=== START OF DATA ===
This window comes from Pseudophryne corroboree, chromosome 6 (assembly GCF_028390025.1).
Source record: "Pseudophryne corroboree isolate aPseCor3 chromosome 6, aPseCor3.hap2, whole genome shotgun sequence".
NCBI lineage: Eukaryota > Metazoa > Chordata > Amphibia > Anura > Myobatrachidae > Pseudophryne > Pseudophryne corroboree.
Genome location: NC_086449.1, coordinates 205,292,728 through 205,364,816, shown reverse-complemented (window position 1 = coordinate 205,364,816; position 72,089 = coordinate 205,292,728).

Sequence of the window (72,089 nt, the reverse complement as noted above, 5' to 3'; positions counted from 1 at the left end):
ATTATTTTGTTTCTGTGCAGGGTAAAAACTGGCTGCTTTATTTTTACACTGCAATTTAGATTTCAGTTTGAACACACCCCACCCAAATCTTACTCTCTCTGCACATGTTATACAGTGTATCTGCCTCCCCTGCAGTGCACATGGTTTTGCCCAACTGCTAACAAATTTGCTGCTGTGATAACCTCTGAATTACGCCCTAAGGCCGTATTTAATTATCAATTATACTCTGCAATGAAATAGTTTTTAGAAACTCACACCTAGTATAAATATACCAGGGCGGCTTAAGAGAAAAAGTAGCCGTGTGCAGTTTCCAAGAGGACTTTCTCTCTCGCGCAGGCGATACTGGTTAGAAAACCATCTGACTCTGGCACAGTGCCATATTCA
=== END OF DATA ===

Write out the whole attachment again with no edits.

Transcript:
This window comes from Pseudophryne corroboree, chromosome 6 (assembly GCF_028390025.1).
Source record: "Pseudophryne corroboree isolate aPseCor3 chromosome 6, aPseCor3.hap2, whole genome shotgun sequence".
NCBI lineage: Eukaryota > Metazoa > Chordata > Amphibia > Anura > Myobatrachidae > Pseudophryne > Pseudophryne corroboree.
Genome location: NC_086449.1, coordinates 205,292,728 through 205,364,816, shown reverse-complemented (window position 1 = coordinate 205,364,816; position 72,089 = coordinate 205,292,728).

Sequence of the window (72,089 nt, the reverse complement as noted above, 5' to 3'; positions counted from 1 at the left end):
ATTATTTTGTTTCTGTGCAGGGTAAAAACTGGCTGCTTTATTTTTACACTGCAATTTAGATTTCAGTTTGAACACACCCCACCCAAATCTTACTCTCTCTGCACATGTTATACAGTGTATCTGCCTCCCCTGCAGTGCACATGGTTTTGCCCAACTGCTAACAAATTTGCTGCTGTGATAACCTCTGAATTACGCCCTAAGGCCGTATTTAATTATCAATTATACTCTGCAATGAAATAGTTTTTAGAAACTCACACCTAGTATAAATATACCAGGGCGGCTTAAGAGAAAAAGTAGCCGTGTGCAGTTTCCAAGAGGACTTTCTCTCTCGCGCAGGCGATACTGGTTAGAAAACCATCTGACTCTGGCACAGTGCCATATTCA